The transport of proteins between the nucleus and the cytoplasm is signal-mediated: nuclear localization and export signals (NLSs and NESs) direct proteins in and out of the nucleus, respectively. The NPC allows ions, small molecules and many small proteins (<40 kDa) to diffuse between the nucleus and cytoplasm, but larger proteins require the assistance of nuclear transport factors to traverse the NPC. 19 Karyopherin-β (Kapβ; also known as Importin and Exportin) proteins in humans recognize NLS/NES, each functioning as distinct nuclear import, export or bidirectional transport factors ( [1
]. Kapβs share similar molecular weights (90–150 kDa) and isoelectric points (pI = 4.0–5.0), low sequence identity (10–20%) and all contain 19–20 helical HEAT repeats arranged into superhelical or ring-like structures.
The Kapβ family of nuclear transport factors.
Each Kapβ recognizes a unique set of proteins or RNA, thus creating multiple transport pathways across the nuclear pore complex (NPC). Kapβs also bind nucleoporins (proteins in the NPC), targeting Kapβ-cargo complexes to the NPC for translocation. Kapβ-cargo interactions and transport directionality are regulated by the Ran GTPase nucleotide cycle [3
]. RanGTP is concentrated in the nucleus, while RanGDP is concentrated in the cytoplasm. In import pathways, RanGTP and cargos bind Kapβs competitively, allowing cargo binding in the cytoplasm and RanGTP-mediated release in the nucleus. In contrast, in export pathways, RanGTP, cargos and Kapβs bind cooperatively for cargo binding in the nucleus and release in the cytoplasm as Ran-bound GTP is hydrolyzed.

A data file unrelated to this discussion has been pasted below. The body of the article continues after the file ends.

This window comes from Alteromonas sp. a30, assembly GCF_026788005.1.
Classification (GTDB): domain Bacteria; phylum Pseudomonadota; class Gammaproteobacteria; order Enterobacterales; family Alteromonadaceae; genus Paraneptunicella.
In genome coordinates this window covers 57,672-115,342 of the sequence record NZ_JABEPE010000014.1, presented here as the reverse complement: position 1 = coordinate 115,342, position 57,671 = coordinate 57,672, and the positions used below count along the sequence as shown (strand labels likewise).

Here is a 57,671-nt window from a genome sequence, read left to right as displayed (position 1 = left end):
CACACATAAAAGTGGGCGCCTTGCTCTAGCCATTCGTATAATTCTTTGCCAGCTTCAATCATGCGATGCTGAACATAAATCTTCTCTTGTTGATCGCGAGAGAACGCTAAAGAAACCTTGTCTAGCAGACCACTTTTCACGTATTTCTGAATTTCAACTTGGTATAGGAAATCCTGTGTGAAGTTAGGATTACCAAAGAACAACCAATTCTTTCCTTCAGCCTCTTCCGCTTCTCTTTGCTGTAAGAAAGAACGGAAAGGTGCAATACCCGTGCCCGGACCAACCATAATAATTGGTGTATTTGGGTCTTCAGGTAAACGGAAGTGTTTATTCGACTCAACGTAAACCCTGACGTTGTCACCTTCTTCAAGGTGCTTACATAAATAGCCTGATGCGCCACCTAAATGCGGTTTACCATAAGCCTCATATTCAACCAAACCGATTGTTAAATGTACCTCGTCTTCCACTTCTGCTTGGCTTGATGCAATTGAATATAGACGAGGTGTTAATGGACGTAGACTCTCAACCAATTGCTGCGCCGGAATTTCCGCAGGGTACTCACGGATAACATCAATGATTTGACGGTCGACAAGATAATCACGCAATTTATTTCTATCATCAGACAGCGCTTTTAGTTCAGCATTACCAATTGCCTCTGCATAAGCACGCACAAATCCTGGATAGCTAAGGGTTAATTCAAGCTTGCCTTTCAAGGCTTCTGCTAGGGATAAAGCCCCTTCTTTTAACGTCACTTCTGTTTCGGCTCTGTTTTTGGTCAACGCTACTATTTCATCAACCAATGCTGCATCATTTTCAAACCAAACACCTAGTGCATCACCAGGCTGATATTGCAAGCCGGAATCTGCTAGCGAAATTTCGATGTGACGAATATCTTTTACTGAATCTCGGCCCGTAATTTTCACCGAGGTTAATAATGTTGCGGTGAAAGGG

The NLS (by extension, also the NES) was defined as a portion of nuclear transport cargo that is 1) necessary for import/export, 2) sufficient to import/export an unrelated protein, 3) able to bind transport factor directly and that 4) transport is abolished when the transport factor is disabled [4
]. These criteria are generally useful until complications arise due to complexities in the cell, such as when transport is mediated by multiple signals and/or transport factors, signals are functional only when appropriately modified or if protein localization is also dictated by nuclear/cytoplasmic retention [5
]. Many transport cargos are known for Importin-β (Impβ; also known as Karyopherin-β1), CRM1 (also known as Exportin1 or Xpo1) and Karyopherin-β2 (Kapβ2; also known as Transportin), but many fewer are known for the other 16 human Kapβs [6
]. Correspondingly, classes of NLS recognized by Impβ, Kapβ2 and an NES for CRM1 have been identified but common properties of signals for the other Kapβs remain unknown. The first characterized nuclear transport signal is the short lysine-rich classical-NLS, which was discovered in the early 1980s and is recognized by Importin-α (Impα; also known as Karyopherin-α), which is an adaptor for Impβ [6
]. More recently, structural analysis of Kapβ2-cargo complexes led to the discovery of a new class of NLS termed PY-NLS [8
]. Finally, many export cargos contain leucine-rich NESs, which are recognized by export-Kapβ CRM1. Structures of the first CRM1-NES complex were reported in 2009 [11••